Background and aims – Description of two cases of rare intravascular large B-cell lymphoma and secondary T-cell lymphoma diagnosed postmortem, that manifested clinically as longitudinally extensive transverse myelitis (LETM). We discuss causes of diagnostic difficulties, deceptive radiological and histological investigations, and outline diagnostic procedures based on our and previously reported cases. Case reports – Our first case, a 48-year-old female was admitted to the neurological department due to paraparesis. MRI suggested LETM, but the treatments were ineffective. She died after four weeks because of pneumonia and untreatable polyserositis. Pathological examination revealed intravascular large B-cell lymphoma (IVL). Our second case, a 61-year-old man presented with headache and paraparesis. MRI showed small bitemporal lesions and lesions suggesting LETM. Diagnostic investigations were unsuccessful, including tests for possible lymphoma (CSF flow cytometry and muscle biopsy for suspected IVL). Chest CT showed focal inflammation in a small area of the lung, and adrenal adenoma. Brain biopsy sample from the affected temporal area suggested T-cell mediated lymphocytic (paraneoplastic or viral) meningoencephalitis and excluded diffuse large B-cell lymphoma. The symptoms worsened, and the patient died in the sixth week of disease. The pathological examination of the presumed adenoma in the adrenal gland, the pancreatic tail and the lung lesions revealed peripheral T-cell lymphoma, as did the brain and spinal cord lesions. Even at histological examination, the T-cell lymphoma had the misleading appearance of inflammatory condition as did the MRI. Conclusion – Lymphoma can manifest as LETM. In cases of etiologically unclear atypical LETM in patients older than 40 years, a random skin biopsy (with subcutaneous adipose tissue) from the thigh and from the abdomen is strongly recommended as soon as possible. This may detect IVL and provide the possibility of prompt chemotherapy. In case of suspicion of lymphoma, parallel examination of the CSF by flow cytometry is also recommended. If skin biopsy is negative but lymphoma suspicion remains high, biopsy from other sites (bone marrow, lymph nodes or adrenal gland lesion) or from a simultaneously existing cerebral lesion is suggested, to exclude or prove diffuse large B-cell lymphoma, IVL, or a rare T-cell lymphoma.
MAY 30, 2020
The cause of intracerebral, subarachnoid and subdural haemorrhage is different, and the simultaneous appearance in the same case is extremely rare. We describe the case of a patient with a ruptured aneurysm on the distal segment of the middle cerebral artery, with a concomitant subdural and intracerebral haemorrhage, and a subsequent secondary brainstem (Duret) haemorrhage. The 59-year-old woman had hypertension and diabetes in her medical history. She experienced anomic aphasia and left-sided headache starting one day before admission. She had no trauma. A few minutes after admission she suddenly became comatose, her breathing became superficial. Non-contrast CT revealed left sided fronto-parietal subdural and subarachnoid and intracerebral haemorrhage, and bleeding was also observed in the right pontine region. The patient had leucocytosis and hyperglycemia but normal hemostasis. After the subdural haemorrhage had been evacuated, the patient was transferred to intensive care unit. Sepsis developed. Echocardiography did not detect endocarditis. Neurological status, vigilance gradually improved. The rehabilitation process was interrupted by epileptic status. Control CT and CT angiography proved an aneurysm in the peripheral part of the left middle cerebral artery, which was later clipped. Histological examination excluded mycotic etiology of the aneurysm and “normal aneurysm wall” was described. The brain stem haemorrhage – Duret bleeding – was presumably caused by a sudden increase in intracranial pressure due to the supratentorial space occupying process and consequential trans-tentorial herniation. This case is a rarity, as the patient not only survived, but lives an active life with some residual symptoms.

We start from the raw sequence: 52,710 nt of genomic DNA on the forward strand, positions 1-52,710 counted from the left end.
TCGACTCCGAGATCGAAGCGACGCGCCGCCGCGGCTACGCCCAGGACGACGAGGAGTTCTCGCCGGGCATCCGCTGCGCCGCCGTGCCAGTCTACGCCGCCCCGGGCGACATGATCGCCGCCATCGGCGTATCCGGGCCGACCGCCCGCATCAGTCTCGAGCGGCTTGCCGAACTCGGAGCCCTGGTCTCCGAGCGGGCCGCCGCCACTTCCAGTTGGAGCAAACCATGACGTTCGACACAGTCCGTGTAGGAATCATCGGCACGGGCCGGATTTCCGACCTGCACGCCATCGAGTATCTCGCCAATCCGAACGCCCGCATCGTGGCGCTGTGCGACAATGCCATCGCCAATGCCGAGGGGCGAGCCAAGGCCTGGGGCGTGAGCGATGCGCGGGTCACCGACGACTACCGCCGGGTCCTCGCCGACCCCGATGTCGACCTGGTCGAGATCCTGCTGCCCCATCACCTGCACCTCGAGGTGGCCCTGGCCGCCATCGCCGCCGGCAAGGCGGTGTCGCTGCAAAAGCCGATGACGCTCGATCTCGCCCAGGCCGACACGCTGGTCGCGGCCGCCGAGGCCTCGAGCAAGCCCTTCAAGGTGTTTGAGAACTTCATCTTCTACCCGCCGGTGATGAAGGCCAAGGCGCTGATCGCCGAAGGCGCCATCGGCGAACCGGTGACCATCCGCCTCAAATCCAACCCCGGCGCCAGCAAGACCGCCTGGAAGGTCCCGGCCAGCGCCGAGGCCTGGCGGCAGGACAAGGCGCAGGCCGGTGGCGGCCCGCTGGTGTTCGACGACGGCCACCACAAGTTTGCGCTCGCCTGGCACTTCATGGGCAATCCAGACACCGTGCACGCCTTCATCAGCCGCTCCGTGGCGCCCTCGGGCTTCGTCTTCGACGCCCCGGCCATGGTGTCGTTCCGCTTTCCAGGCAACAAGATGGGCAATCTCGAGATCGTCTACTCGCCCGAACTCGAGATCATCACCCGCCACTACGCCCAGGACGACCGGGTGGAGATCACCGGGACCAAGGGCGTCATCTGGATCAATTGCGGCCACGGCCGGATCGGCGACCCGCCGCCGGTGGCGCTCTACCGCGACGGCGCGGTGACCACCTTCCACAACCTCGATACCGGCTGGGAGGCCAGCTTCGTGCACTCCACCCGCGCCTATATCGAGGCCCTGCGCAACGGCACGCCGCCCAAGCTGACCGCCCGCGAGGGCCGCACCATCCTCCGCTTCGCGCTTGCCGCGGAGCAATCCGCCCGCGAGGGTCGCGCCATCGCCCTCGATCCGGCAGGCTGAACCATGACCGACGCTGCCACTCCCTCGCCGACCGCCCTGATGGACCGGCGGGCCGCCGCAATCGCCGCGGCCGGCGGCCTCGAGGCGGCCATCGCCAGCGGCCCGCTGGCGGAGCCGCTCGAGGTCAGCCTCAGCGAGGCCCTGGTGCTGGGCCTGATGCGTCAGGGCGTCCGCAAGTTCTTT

Lege Artis Medicinae
APRIL 18, 2020
[Diabetes and depression are frequent comorbidities. They are a heavy burden by themselves, however, as comorbidities increase additionally the number of diabetes-related complications, morbidity, and mortality. In the background of interrelations, there are both well-known and hypothetical mechanisms. The aim of the present review is to outline these interrelations between antidepressants and diabetes and to discuss the effect of medications on carbohydrate metabolism respectively. Antidepressant treatment on the one hand may improve mood, cognitive function and medication adherence leading to an improved glucose metabolism, on the other hand through their metabolic side effects, they may worsen carbohydrate metabolism. Concerning metabolic side effects, selective serotonin reuptake inhibitors are the safest, while tricyclic antidepressants and monoamine oxidase inhibitors should be administered under close monitoring. Serotonin and noradrenaline reuptake inhibitors may deteriorate glycaemic control via increased noradrenergic activation. Novel antidepressants, however, have a neutral or positive impact on glycaemic measures. Screening for and temporally adjusted treatment of depression may decrease the risk of comorbidities generated complications. While caring for diabetic patients with depression, one should consider metabolic side effects of antidepressants and close monitoring of carbohydrate metabolism.]
Clinical NeuroscienceLate carcinomatous meningitis as vertigo
Clinical NeuroscienceAlexithymia is associated with cognitive impairment in patients with Parkinson’s disease
Lege Artis Medicinae[COVID-19-cardiology at spring, 2020]
Clinical Oncology[Opportunities and challenges in online support of cancer patients]
Clinical Oncology[Role of infl ammation in the carcinogenesis]
Clinical Oncology[Treatment sequencing in metastatic colorectal cancer]
Clinical Oncology[The treatment of the locally advanced and the metastatic gastric cancer]
Clinical Oncology[Non-surgical treatment of ovarian cancer]